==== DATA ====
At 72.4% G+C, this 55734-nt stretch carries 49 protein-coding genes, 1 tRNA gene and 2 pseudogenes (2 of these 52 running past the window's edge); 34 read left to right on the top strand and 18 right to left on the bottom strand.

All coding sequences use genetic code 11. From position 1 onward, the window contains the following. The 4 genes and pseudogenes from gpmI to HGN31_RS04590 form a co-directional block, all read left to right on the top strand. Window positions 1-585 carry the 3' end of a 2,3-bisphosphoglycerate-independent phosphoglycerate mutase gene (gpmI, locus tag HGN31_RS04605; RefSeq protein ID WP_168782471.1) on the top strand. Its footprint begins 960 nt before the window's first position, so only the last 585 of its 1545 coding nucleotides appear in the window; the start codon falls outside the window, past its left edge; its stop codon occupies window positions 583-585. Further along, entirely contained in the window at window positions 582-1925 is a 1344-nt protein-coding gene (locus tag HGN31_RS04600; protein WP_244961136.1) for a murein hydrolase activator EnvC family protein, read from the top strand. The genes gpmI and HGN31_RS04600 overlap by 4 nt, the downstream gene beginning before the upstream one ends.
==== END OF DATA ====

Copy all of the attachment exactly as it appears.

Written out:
At 72.4% G+C, this 55734-nt stretch carries 49 protein-coding genes, 1 tRNA gene and 2 pseudogenes (2 of these 52 running past the window's edge); 34 read left to right on the top strand and 18 right to left on the bottom strand.

All coding sequences use genetic code 11. From position 1 onward, the window contains the following. The 4 genes and pseudogenes from gpmI to HGN31_RS04590 form a co-directional block, all read left to right on the top strand. Window positions 1-585 carry the 3' end of a 2,3-bisphosphoglycerate-independent phosphoglycerate mutase gene (gpmI, locus tag HGN31_RS04605; RefSeq protein ID WP_168782471.1) on the top strand. Its footprint begins 960 nt before the window's first position, so only the last 585 of its 1545 coding nucleotides appear in the window; the start codon falls outside the window, past its left edge; its stop codon occupies window positions 583-585. Further along, entirely contained in the window at window positions 582-1925 is a 1344-nt protein-coding gene (locus tag HGN31_RS04600; protein WP_244961136.1) for a murein hydrolase activator EnvC family protein, read from the top strand. The genes gpmI and HGN31_RS04600 overlap by 4 nt, the downstream gene beginning before the upstream one ends.